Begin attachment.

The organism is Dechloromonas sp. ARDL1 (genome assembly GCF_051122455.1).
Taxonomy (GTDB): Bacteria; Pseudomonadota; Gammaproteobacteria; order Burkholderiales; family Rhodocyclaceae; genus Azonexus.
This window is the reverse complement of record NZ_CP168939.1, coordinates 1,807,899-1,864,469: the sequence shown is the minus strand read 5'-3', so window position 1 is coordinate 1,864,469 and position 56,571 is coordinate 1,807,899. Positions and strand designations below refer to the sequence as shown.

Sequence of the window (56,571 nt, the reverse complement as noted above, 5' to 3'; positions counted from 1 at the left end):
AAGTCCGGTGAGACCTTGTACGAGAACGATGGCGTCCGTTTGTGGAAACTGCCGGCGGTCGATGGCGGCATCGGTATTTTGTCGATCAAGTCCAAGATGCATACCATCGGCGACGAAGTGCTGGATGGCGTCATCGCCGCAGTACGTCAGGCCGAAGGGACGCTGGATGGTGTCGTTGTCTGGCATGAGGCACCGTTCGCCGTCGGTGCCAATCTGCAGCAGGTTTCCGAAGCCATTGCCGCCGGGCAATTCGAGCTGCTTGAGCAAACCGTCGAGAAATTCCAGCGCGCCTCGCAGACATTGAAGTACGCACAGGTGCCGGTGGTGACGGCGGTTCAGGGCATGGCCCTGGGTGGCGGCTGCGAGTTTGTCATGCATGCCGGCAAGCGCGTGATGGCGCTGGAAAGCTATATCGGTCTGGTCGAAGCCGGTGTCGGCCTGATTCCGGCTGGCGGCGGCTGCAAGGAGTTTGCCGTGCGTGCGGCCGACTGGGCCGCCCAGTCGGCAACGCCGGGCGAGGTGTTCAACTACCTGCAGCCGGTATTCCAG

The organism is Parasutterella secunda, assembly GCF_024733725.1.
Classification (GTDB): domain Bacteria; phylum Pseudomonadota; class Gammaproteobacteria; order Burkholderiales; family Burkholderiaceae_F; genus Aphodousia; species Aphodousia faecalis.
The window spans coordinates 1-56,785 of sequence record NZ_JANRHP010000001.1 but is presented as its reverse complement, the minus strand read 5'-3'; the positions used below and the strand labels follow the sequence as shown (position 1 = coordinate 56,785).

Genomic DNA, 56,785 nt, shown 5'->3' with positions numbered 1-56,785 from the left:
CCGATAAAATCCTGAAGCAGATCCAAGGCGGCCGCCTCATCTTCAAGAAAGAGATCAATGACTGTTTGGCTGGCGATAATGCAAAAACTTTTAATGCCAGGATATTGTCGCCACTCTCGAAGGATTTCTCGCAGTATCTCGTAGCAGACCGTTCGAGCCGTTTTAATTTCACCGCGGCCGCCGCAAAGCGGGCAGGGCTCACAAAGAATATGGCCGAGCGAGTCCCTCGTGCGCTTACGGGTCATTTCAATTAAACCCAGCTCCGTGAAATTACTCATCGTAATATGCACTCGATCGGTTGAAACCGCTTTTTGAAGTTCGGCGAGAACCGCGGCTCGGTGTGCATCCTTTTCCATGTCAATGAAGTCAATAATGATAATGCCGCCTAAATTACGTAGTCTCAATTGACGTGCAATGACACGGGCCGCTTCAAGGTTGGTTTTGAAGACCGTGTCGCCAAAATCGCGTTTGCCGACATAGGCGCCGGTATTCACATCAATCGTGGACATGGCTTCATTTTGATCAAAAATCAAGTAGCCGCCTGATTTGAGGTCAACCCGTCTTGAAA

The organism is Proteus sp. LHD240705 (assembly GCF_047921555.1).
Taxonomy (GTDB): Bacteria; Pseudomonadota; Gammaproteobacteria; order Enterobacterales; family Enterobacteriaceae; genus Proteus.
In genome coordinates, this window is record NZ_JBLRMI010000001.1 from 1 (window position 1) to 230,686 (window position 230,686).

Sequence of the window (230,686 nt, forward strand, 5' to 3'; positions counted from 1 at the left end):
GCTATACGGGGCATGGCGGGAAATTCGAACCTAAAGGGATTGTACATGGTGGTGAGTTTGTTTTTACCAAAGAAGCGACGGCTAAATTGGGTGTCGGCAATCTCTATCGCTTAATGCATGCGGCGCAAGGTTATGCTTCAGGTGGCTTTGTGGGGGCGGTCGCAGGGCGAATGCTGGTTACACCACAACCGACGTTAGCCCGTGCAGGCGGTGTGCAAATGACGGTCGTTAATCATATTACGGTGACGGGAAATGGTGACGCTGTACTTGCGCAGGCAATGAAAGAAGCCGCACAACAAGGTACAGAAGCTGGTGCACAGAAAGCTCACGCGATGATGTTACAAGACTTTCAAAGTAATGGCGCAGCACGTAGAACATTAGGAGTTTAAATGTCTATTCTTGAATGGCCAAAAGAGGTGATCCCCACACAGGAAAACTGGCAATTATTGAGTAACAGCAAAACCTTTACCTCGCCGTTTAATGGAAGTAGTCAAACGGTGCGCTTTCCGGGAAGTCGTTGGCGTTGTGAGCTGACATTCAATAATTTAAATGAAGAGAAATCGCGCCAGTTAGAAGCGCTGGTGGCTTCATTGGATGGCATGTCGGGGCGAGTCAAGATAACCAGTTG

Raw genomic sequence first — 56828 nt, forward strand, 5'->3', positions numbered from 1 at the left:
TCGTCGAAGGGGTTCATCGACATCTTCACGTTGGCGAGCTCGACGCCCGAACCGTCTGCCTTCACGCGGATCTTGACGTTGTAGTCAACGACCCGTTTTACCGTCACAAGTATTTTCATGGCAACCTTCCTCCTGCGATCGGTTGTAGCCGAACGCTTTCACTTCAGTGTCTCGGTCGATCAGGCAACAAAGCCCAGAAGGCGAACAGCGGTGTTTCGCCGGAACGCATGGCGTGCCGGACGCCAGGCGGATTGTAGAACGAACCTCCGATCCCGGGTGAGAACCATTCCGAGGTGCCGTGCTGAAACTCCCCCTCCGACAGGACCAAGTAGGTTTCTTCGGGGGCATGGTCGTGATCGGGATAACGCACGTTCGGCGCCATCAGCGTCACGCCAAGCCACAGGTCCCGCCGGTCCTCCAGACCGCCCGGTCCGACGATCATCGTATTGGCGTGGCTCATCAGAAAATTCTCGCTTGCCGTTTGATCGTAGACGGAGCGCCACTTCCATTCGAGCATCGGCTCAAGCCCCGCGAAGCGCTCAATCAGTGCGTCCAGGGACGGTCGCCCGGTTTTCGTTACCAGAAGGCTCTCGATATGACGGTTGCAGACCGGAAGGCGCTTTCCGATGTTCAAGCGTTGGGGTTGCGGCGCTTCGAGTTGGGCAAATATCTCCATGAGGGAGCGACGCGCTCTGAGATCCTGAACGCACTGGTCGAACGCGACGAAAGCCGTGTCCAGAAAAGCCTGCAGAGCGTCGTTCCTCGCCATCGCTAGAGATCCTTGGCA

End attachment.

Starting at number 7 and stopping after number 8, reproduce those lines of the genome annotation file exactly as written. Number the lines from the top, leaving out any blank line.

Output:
Classification (GTDB): domain Bacteria; phylum Pseudomonadota; class Gammaproteobacteria; order Burkholderiales; family Burkholderiaceae_F; genus Aphodousia; species Aphodousia faecalis.
The window spans coordinates 1-56,785 of sequence record NZ_JANRHP010000001.1 but is presented as its reverse complement, the minus strand read 5'-3'; the positions used below and the strand labels follow the sequence as shown (position 1 = coordinate 56,785).